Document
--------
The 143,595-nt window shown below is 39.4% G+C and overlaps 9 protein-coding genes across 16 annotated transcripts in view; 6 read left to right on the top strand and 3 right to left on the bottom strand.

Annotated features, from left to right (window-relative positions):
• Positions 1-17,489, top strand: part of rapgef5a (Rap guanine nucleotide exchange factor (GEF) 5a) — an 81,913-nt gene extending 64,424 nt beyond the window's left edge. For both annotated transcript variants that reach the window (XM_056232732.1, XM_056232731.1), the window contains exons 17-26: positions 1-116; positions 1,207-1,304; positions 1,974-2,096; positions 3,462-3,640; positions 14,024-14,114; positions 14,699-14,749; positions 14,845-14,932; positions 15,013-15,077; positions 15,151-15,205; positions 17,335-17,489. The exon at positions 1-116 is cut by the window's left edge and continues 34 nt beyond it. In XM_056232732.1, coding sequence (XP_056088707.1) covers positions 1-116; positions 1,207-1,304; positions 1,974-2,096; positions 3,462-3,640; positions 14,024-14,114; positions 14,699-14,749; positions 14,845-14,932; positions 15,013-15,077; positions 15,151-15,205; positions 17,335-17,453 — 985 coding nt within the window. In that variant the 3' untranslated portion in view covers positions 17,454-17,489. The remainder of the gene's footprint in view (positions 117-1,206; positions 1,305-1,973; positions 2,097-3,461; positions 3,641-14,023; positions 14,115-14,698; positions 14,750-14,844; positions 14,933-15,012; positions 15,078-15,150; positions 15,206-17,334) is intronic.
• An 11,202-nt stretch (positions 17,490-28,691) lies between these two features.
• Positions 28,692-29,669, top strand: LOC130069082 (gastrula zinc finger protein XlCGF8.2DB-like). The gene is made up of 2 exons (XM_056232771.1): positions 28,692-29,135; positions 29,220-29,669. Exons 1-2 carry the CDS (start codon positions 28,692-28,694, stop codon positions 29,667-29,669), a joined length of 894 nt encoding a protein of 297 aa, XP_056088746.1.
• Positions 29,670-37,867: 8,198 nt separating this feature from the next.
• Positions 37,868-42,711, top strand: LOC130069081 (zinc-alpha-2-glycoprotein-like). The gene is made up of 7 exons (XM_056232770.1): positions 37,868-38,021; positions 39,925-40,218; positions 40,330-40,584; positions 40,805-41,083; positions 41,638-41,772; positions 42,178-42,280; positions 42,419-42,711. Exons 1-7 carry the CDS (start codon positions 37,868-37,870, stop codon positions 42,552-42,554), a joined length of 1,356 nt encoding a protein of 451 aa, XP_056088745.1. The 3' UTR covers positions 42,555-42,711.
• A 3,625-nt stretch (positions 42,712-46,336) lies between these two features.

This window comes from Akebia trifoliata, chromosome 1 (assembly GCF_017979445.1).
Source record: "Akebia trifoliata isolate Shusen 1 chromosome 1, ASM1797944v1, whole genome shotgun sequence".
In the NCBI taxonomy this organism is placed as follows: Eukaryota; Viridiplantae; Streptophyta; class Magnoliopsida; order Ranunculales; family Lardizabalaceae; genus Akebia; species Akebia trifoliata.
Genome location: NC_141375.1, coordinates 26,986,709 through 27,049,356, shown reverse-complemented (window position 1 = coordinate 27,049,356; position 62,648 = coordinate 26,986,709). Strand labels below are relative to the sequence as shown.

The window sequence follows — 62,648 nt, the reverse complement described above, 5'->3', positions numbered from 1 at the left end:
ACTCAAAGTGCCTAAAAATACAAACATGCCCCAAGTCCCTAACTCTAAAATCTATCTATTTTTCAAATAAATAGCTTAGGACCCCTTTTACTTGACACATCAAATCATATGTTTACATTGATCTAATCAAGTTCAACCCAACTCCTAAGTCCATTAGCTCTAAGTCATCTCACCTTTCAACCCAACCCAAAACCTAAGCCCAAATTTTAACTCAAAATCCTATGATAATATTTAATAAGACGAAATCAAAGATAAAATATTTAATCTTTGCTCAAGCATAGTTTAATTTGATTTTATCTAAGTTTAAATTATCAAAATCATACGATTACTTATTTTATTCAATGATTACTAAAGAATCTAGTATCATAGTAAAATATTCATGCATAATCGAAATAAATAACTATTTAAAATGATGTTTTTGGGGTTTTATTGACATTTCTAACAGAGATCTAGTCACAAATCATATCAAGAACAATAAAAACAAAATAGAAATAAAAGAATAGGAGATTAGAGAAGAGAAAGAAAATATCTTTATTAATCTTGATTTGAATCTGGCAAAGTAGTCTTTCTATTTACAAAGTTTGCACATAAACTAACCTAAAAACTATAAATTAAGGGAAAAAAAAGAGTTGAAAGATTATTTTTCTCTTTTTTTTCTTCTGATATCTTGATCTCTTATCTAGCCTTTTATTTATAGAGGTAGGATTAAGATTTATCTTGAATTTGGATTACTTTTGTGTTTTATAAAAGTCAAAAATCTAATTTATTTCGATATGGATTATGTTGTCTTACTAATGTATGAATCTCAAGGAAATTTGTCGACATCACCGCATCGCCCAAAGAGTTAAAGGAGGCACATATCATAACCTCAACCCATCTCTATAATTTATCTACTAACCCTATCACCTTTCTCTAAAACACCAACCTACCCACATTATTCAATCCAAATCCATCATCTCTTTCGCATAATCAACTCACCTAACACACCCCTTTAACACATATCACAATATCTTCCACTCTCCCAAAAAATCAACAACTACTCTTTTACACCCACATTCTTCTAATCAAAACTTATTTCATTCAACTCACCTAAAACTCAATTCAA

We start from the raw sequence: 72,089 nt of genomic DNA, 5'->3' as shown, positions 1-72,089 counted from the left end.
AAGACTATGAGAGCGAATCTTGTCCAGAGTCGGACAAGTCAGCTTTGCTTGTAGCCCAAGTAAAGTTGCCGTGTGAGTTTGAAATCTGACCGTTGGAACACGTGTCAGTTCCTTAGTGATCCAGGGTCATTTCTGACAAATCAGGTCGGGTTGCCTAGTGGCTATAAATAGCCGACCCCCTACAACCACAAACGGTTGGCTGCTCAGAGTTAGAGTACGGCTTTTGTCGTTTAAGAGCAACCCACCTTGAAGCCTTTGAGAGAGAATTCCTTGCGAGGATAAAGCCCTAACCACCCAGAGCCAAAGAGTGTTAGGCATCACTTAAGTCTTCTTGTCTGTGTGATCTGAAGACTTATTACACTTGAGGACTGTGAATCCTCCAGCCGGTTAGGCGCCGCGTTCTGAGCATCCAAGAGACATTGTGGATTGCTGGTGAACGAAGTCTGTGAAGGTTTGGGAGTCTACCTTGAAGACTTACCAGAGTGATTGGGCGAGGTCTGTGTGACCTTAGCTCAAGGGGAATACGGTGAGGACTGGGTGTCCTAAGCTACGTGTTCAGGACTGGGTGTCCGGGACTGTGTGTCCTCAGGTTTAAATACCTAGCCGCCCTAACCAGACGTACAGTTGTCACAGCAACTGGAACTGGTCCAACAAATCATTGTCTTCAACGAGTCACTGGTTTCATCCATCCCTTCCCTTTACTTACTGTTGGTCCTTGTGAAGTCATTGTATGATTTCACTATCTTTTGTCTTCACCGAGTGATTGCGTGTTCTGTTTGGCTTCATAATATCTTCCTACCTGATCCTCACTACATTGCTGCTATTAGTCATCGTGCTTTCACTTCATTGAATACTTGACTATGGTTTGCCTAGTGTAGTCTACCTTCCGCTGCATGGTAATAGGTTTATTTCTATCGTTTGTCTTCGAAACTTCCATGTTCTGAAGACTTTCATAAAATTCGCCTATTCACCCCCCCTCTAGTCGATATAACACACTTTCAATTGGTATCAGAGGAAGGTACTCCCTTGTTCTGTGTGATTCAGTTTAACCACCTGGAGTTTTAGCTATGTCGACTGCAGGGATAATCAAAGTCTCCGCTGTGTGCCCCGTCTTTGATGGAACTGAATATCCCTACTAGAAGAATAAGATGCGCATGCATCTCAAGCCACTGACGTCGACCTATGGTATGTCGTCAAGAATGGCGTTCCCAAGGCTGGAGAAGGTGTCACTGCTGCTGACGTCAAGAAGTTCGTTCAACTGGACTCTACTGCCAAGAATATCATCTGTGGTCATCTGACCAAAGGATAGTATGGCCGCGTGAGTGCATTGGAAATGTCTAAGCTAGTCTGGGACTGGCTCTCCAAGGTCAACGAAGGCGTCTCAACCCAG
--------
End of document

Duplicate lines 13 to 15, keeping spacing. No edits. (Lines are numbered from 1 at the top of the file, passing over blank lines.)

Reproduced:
The window sequence follows — 62,648 nt, the reverse complement described above, 5'->3', positions numbered from 1 at the left end:
ACTCAAAGTGCCTAAAAATACAAACATGCCCCAAGTCCCTAACTCTAAAATCTATCTATTTTTCAAATAAATAGCTTAGGACCCCTTTTACTTGACACATCAAATCATATGTTTACATTGATCTAATCAAGTTCAACCCAACTCCTAAGTCCATTAGCTCTAAGTCATCTCACCTTTCAACCCAACCCAAAACCTAAGCCCAAATTTTAACTCAAAATCCTATGATAATATTTAATAAGACGAAATCAAAGATAAAATATTTAATCTTTGCTCAAGCATAGTTTAATTTGATTTTATCTAAGTTTAAATTATCAAAATCATACGATTACTTATTTTATTCAATGATTACTAAAGAATCTAGTATCATAGTAAAATATTCATGCATAATCGAAATAAATAACTATTTAAAATGATGTTTTTGGGGTTTTATTGACATTTCTAACAGAGATCTAGTCACAAATCATATCAAGAACAATAAAAACAAAATAGAAATAAAAGAATAGGAGATTAGAGAAGAGAAAGAAAATATCTTTATTAATCTTGATTTGAATCTGGCAAAGTAGTCTTTCTATTTACAAAGTTTGCACATAAACTAACCTAAAAACTATAAATTAAGGGAAAAAAAAGAGTTGAAAGATTATTTTTCTCTTTTTTTTCTTCTGATATCTTGATCTCTTATCTAGCCTTTTATTTATAGAGGTAGGATTAAGATTTATCTTGAATTTGGATTACTTTTGTGTTTTATAAAAGTCAAAAATCTAATTTATTTCGATATGGATTATGTTGTCTTACTAATGTATGAATCTCAAGGAAATTTGTCGACATCACCGCATCGCCCAAAGAGTTAAAGGAGGCACATATCATAACCTCAACCCATCTCTATAATTTATCTACTAACCCTATCACCTTTCTCTAAAACACCAACCTACCCACATTATTCAATCCAAATCCATCATCTCTTTCGCATAATCAACTCACCTAACACACCCCTTTAACACATATCACAATATCTTCCACTCTCCCAAAAAATCAACAACTACTCTTTTACACCCACATTCTTCTAATCAAAACTTATTTCATTCAACTCACCTAAAACTCAATTCAA

We start from the raw sequence: 72,089 nt of genomic DNA, 5'->3' as shown, positions 1-72,089 counted from the left end.